NOCTURNAL BIRD MIGRATION: Clues About the Environment

Many birds migrate at night, and when they do, they call to each other. Right now, we’re listening to the nocturnal migrating calls of the Swainson’s Thrush. I’m Jim Metzner and this is the Pulse of the Planet, presented by the American Museum of Natural History.

Scientists believe that by tracking these airborne calls with sensitive microphones, we could monitor the populations of different species of songbirds. That information could provide valuable clues about our environment.

“These birds are a barometer to various changes that we’re making, whether it’s pesticide or ozone. By monitoring their populations we can get an indication on how we’re changing the planet.”

Bill Evans is a research associate at the Cornell Laboratory of Ornithology. He’s spent the past dozen or so years learning to identify the nighttime calls of migrating birds.

“This may be an incredibly efficient way for monitoring songbird populations. Because instead of going having a censusor going out into the woods and look for a little bird here or there, you’re letting the birds come to you.

“I have seen that there’s incredible consistency in the bird migration from year to year. What I’ve seen from monitoring the same sites for up to five years now is that these populations at least seem very stable.”

“It makes sense to me just looking at habitat changes. The forest has come back in New York State. We now have a state that is over sixty percent forested compared with back in the early part of the century where we were more like twenty to thirty percent forested. So certainly forest species are doing better in New York State now than they were back at the turn of the century.”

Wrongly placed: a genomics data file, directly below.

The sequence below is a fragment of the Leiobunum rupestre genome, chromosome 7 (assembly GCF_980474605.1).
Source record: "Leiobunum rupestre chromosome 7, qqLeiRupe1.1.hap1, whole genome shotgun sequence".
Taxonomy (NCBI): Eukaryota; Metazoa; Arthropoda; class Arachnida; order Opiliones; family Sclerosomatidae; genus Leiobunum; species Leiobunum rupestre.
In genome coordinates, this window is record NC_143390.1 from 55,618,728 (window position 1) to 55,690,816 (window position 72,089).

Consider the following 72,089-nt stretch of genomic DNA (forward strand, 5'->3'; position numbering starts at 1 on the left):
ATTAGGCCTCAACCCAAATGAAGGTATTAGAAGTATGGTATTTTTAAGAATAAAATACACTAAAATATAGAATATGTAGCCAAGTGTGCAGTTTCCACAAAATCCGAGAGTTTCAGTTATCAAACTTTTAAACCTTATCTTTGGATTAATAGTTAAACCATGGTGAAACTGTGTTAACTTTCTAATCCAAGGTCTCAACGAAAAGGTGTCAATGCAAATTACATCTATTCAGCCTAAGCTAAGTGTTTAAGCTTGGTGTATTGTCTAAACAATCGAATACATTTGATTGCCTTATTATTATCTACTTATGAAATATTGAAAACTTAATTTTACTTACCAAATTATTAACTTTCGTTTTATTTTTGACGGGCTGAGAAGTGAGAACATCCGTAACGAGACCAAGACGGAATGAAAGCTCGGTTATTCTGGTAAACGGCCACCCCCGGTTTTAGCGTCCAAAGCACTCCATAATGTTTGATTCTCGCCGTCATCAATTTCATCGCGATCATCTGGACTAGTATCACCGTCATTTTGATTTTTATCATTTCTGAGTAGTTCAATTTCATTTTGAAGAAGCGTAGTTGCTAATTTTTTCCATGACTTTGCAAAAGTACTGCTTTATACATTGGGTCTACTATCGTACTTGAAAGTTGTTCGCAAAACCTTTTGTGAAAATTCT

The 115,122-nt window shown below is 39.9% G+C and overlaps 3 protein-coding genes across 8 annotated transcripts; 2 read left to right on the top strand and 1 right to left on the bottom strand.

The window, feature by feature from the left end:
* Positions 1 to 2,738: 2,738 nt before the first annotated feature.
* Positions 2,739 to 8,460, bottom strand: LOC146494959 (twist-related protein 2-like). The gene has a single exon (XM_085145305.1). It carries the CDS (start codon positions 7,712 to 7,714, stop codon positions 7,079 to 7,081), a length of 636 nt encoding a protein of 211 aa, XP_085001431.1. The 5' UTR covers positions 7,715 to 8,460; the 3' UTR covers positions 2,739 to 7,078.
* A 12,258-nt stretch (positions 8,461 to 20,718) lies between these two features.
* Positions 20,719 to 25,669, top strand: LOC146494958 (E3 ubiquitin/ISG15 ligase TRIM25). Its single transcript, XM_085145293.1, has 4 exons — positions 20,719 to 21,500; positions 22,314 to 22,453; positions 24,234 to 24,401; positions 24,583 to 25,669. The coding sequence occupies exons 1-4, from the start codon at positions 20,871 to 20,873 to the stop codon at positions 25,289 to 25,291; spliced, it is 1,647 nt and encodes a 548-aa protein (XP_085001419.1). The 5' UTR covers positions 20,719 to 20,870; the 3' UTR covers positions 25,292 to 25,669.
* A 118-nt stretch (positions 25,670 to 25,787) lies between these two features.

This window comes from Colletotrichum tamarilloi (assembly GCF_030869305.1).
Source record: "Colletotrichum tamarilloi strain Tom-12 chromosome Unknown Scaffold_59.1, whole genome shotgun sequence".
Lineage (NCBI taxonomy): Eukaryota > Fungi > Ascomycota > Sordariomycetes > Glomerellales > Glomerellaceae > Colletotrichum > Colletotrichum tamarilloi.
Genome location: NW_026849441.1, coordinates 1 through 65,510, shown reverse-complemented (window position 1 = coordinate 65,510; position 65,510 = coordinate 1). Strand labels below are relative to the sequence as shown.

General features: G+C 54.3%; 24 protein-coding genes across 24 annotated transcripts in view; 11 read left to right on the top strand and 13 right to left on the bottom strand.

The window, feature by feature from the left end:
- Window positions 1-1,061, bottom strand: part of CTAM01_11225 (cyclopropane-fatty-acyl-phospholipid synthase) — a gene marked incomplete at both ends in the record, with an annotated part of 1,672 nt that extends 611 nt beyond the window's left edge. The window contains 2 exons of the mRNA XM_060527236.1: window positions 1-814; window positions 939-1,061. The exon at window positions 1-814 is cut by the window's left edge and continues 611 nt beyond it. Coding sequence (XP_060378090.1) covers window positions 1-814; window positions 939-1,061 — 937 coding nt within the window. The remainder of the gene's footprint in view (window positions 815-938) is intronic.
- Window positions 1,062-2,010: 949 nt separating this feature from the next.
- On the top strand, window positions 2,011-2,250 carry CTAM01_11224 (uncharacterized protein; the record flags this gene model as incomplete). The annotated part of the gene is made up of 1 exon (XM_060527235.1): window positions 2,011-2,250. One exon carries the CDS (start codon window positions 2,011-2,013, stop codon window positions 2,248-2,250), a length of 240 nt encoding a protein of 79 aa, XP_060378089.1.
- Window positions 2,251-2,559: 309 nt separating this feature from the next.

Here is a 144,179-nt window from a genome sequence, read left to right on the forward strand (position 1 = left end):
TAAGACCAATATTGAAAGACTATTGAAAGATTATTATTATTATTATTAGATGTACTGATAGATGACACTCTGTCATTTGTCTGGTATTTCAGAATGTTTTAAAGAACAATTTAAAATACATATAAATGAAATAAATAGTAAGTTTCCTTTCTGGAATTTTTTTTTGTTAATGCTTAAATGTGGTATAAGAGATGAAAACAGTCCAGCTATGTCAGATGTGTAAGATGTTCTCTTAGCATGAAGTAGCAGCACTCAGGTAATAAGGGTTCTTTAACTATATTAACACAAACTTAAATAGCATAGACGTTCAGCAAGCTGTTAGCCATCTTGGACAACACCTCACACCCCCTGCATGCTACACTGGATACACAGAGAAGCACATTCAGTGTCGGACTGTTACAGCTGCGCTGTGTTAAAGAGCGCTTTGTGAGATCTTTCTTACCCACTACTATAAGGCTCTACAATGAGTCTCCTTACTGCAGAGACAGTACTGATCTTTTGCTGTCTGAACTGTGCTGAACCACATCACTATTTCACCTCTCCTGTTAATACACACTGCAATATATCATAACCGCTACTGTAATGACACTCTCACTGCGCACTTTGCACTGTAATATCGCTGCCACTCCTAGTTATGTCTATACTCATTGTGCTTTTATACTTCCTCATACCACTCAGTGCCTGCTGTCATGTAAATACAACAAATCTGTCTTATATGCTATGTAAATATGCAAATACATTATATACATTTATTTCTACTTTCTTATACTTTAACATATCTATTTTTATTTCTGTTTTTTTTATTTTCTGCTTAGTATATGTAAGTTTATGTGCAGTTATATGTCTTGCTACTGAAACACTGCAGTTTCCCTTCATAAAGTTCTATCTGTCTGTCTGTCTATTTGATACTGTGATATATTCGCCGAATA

Other scientists are confirming that songbird populations are indeed stabilizing, and that news is something to sing about – night or day. Pulse of the Planet is presented by the American Museum of Natural History. I’m Jim Metzner.

NOCTURNAL BIRD MIGRATION: Clues About the Environment

By tracking the nighttime calls of migrating birds, scientists can gain valuable clues about our environment.
Air Date:10/10/1997
Scientist:
Transcript:

Many birds migrate at night, and when they do, they call to each other. Right now, we're listening to the nocturnal migrating calls of the Swainson's Thrush. I'm Jim Metzner and this is the Pulse of the Planet, presented by the American Museum of Natural History.

Scientists believe that by tracking these airborne calls with sensitive microphones, we could monitor the populations of different species of songbirds. That information could provide valuable clues about our environment.

"These birds are a barometer to various changes that we're making, whether it's pesticide or ozone. By monitoring their populations we can get an indication on how we're changing the planet."

Bill Evans is a research associate at the Cornell Laboratory of Ornithology. He's spent the past dozen or so years learning to identify the nighttime calls of migrating birds.

"This may be an incredibly efficient way for monitoring songbird populations. Because instead of going having a censusor going out into the woods and look for a little bird here or there, you're letting the birds come to you.

"I have seen that there's incredible consistency in the bird migration from year to year. What I've seen from monitoring the same sites for up to five years now is that these populations at least seem very stable."

"It makes sense to me just looking at habitat changes. The forest has come back in New York State. We now have a state that is over sixty percent forested compared with back in the early part of the century where we were more like twenty to thirty percent forested. So certainly forest species are doing better in New York State now than they were back at the turn of the century."

Other scientists are confirming that songbird populations are indeed stabilizing, and that news is something to sing about - night or day. Pulse of the Planet is presented by the American Museum of Natural History. I'm Jim Metzner.